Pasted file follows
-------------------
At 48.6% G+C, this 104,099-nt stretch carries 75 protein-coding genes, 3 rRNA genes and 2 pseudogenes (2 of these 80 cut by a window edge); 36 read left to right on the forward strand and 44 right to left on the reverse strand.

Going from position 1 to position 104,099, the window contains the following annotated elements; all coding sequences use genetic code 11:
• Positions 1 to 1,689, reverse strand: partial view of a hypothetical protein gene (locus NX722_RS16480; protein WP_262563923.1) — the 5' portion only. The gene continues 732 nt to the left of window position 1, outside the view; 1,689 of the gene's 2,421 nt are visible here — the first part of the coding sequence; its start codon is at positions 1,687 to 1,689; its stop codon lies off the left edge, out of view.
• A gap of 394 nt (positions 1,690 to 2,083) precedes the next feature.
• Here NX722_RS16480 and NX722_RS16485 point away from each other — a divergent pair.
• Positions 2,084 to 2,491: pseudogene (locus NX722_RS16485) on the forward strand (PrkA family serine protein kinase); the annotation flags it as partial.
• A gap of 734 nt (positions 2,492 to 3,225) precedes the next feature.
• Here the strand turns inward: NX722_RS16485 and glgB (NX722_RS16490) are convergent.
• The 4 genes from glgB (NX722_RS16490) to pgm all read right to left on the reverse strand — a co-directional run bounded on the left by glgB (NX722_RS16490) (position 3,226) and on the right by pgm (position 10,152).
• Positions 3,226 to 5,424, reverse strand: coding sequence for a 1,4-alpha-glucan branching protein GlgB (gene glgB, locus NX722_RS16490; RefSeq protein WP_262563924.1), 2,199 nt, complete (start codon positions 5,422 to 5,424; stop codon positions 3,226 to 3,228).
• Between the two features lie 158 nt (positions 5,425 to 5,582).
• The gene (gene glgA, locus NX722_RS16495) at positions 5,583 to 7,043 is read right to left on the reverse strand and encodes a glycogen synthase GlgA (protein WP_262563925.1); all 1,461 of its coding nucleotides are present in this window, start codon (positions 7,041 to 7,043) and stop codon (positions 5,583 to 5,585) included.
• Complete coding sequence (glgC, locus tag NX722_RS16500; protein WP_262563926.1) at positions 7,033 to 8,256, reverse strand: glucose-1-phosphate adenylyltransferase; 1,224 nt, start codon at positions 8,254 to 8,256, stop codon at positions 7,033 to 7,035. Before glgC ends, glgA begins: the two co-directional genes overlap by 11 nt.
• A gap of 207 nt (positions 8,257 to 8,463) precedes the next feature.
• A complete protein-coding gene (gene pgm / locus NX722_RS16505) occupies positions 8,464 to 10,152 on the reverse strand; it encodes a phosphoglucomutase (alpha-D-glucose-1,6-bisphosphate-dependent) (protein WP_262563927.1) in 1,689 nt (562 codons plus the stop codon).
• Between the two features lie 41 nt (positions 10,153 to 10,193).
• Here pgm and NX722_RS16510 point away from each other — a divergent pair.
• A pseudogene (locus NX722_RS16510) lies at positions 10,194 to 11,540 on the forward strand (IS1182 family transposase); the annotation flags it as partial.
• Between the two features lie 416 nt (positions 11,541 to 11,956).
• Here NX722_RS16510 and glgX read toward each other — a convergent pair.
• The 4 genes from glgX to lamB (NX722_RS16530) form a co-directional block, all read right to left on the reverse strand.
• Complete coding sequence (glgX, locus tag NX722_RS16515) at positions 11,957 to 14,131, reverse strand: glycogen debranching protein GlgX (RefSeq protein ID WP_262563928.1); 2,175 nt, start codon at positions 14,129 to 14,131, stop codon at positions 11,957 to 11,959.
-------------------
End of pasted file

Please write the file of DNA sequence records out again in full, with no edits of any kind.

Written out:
At 48.6% G+C, this 104,099-nt stretch carries 75 protein-coding genes, 3 rRNA genes and 2 pseudogenes (2 of these 80 cut by a window edge); 36 read left to right on the forward strand and 44 right to left on the reverse strand.

Going from position 1 to position 104,099, the window contains the following annotated elements; all coding sequences use genetic code 11:
• Positions 1 to 1,689, reverse strand: partial view of a hypothetical protein gene (locus NX722_RS16480; protein WP_262563923.1) — the 5' portion only. The gene continues 732 nt to the left of window position 1, outside the view; 1,689 of the gene's 2,421 nt are visible here — the first part of the coding sequence; its start codon is at positions 1,687 to 1,689; its stop codon lies off the left edge, out of view.
• A gap of 394 nt (positions 1,690 to 2,083) precedes the next feature.
• Here NX722_RS16480 and NX722_RS16485 point away from each other — a divergent pair.
• Positions 2,084 to 2,491: pseudogene (locus NX722_RS16485) on the forward strand (PrkA family serine protein kinase); the annotation flags it as partial.
• A gap of 734 nt (positions 2,492 to 3,225) precedes the next feature.
• Here the strand turns inward: NX722_RS16485 and glgB (NX722_RS16490) are convergent.
• The 4 genes from glgB (NX722_RS16490) to pgm all read right to left on the reverse strand — a co-directional run bounded on the left by glgB (NX722_RS16490) (position 3,226) and on the right by pgm (position 10,152).
• Positions 3,226 to 5,424, reverse strand: coding sequence for a 1,4-alpha-glucan branching protein GlgB (gene glgB, locus NX722_RS16490; RefSeq protein WP_262563924.1), 2,199 nt, complete (start codon positions 5,422 to 5,424; stop codon positions 3,226 to 3,228).
• Between the two features lie 158 nt (positions 5,425 to 5,582).
• The gene (gene glgA, locus NX722_RS16495) at positions 5,583 to 7,043 is read right to left on the reverse strand and encodes a glycogen synthase GlgA (protein WP_262563925.1); all 1,461 of its coding nucleotides are present in this window, start codon (positions 7,041 to 7,043) and stop codon (positions 5,583 to 5,585) included.
• Complete coding sequence (glgC, locus tag NX722_RS16500; protein WP_262563926.1) at positions 7,033 to 8,256, reverse strand: glucose-1-phosphate adenylyltransferase; 1,224 nt, start codon at positions 8,254 to 8,256, stop codon at positions 7,033 to 7,035. Before glgC ends, glgA begins: the two co-directional genes overlap by 11 nt.
• A gap of 207 nt (positions 8,257 to 8,463) precedes the next feature.
• A complete protein-coding gene (gene pgm / locus NX722_RS16505) occupies positions 8,464 to 10,152 on the reverse strand; it encodes a phosphoglucomutase (alpha-D-glucose-1,6-bisphosphate-dependent) (protein WP_262563927.1) in 1,689 nt (562 codons plus the stop codon).
• Between the two features lie 41 nt (positions 10,153 to 10,193).
• Here pgm and NX722_RS16510 point away from each other — a divergent pair.
• A pseudogene (locus NX722_RS16510) lies at positions 10,194 to 11,540 on the forward strand (IS1182 family transposase); the annotation flags it as partial.
• Between the two features lie 416 nt (positions 11,541 to 11,956).
• Here NX722_RS16510 and glgX read toward each other — a convergent pair.
• The 4 genes from glgX to lamB (NX722_RS16530) form a co-directional block, all read right to left on the reverse strand.
• Complete coding sequence (glgX, locus tag NX722_RS16515) at positions 11,957 to 14,131, reverse strand: glycogen debranching protein GlgX (RefSeq protein ID WP_262563928.1); 2,175 nt, start codon at positions 14,129 to 14,131, stop codon at positions 11,957 to 11,959.